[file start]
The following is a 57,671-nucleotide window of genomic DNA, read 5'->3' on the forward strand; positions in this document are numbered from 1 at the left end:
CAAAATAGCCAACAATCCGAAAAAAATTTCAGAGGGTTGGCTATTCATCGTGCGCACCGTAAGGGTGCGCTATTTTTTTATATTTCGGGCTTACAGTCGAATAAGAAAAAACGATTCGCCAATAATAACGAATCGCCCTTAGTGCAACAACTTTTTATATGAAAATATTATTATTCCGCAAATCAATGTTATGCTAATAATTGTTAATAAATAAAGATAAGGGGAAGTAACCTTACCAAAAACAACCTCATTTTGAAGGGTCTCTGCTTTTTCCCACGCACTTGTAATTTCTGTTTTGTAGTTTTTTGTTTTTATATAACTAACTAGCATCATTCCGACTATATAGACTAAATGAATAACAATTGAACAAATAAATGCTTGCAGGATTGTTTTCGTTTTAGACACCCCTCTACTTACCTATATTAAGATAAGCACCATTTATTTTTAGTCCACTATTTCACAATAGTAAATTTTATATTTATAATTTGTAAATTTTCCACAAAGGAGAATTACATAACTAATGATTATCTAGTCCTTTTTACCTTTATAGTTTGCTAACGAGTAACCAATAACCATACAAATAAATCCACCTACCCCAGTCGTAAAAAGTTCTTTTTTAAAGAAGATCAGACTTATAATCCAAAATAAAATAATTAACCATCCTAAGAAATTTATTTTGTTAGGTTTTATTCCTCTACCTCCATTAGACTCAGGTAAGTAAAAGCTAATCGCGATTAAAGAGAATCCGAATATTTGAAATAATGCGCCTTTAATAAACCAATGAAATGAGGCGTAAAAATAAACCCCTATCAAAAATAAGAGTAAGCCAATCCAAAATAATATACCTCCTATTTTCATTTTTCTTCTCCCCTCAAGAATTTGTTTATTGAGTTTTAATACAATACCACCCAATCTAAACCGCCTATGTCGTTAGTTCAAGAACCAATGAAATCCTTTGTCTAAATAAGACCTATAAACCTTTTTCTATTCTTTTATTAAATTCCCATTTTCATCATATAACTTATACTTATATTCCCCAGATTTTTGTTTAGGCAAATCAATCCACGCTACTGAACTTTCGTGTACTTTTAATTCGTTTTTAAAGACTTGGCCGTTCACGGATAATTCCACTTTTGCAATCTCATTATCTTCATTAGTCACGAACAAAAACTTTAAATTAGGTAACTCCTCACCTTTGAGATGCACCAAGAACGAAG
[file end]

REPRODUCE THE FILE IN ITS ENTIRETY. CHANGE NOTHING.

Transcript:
The following is a 57,671-nucleotide window of genomic DNA, read 5'->3' on the forward strand; positions in this document are numbered from 1 at the left end:
CAAAATAGCCAACAATCCGAAAAAAATTTCAGAGGGTTGGCTATTCATCGTGCGCACCGTAAGGGTGCGCTATTTTTTTATATTTCGGGCTTACAGTCGAATAAGAAAAAACGATTCGCCAATAATAACGAATCGCCCTTAGTGCAACAACTTTTTATATGAAAATATTATTATTCCGCAAATCAATGTTATGCTAATAATTGTTAATAAATAAAGATAAGGGGAAGTAACCTTACCAAAAACAACCTCATTTTGAAGGGTCTCTGCTTTTTCCCACGCACTTGTAATTTCTGTTTTGTAGTTTTTTGTTTTTATATAACTAACTAGCATCATTCCGACTATATAGACTAAATGAATAACAATTGAACAAATAAATGCTTGCAGGATTGTTTTCGTTTTAGACACCCCTCTACTTACCTATATTAAGATAAGCACCATTTATTTTTAGTCCACTATTTCACAATAGTAAATTTTATATTTATAATTTGTAAATTTTCCACAAAGGAGAATTACATAACTAATGATTATCTAGTCCTTTTTACCTTTATAGTTTGCTAACGAGTAACCAATAACCATACAAATAAATCCACCTACCCCAGTCGTAAAAAGTTCTTTTTTAAAGAAGATCAGACTTATAATCCAAAATAAAATAATTAACCATCCTAAGAAATTTATTTTGTTAGGTTTTATTCCTCTACCTCCATTAGACTCAGGTAAGTAAAAGCTAATCGCGATTAAAGAGAATCCGAATATTTGAAATAATGCGCCTTTAATAAACCAATGAAATGAGGCGTAAAAATAAACCCCTATCAAAAATAAGAGTAAGCCAATCCAAAATAATATACCTCCTATTTTCATTTTTCTTCTCCCCTCAAGAATTTGTTTATTGAGTTTTAATACAATACCACCCAATCTAAACCGCCTATGTCGTTAGTTCAAGAACCAATGAAATCCTTTGTCTAAATAAGACCTATAAACCTTTTTCTATTCTTTTATTAAATTCCCATTTTCATCATATAACTTATACTTATATTCCCCAGATTTTTGTTTAGGCAAATCAATCCACGCTACTGAACTTTCGTGTACTTTTAATTCGTTTTTAAAGACTTGGCCGTTCACGGATAATTCCACTTTTGCAATCTCATTATCTTCATTAGTCACGAACAAAAACTTTAAATTAGGTAACTCCTCACCTTTGAGATGCACCAAGAACGAAG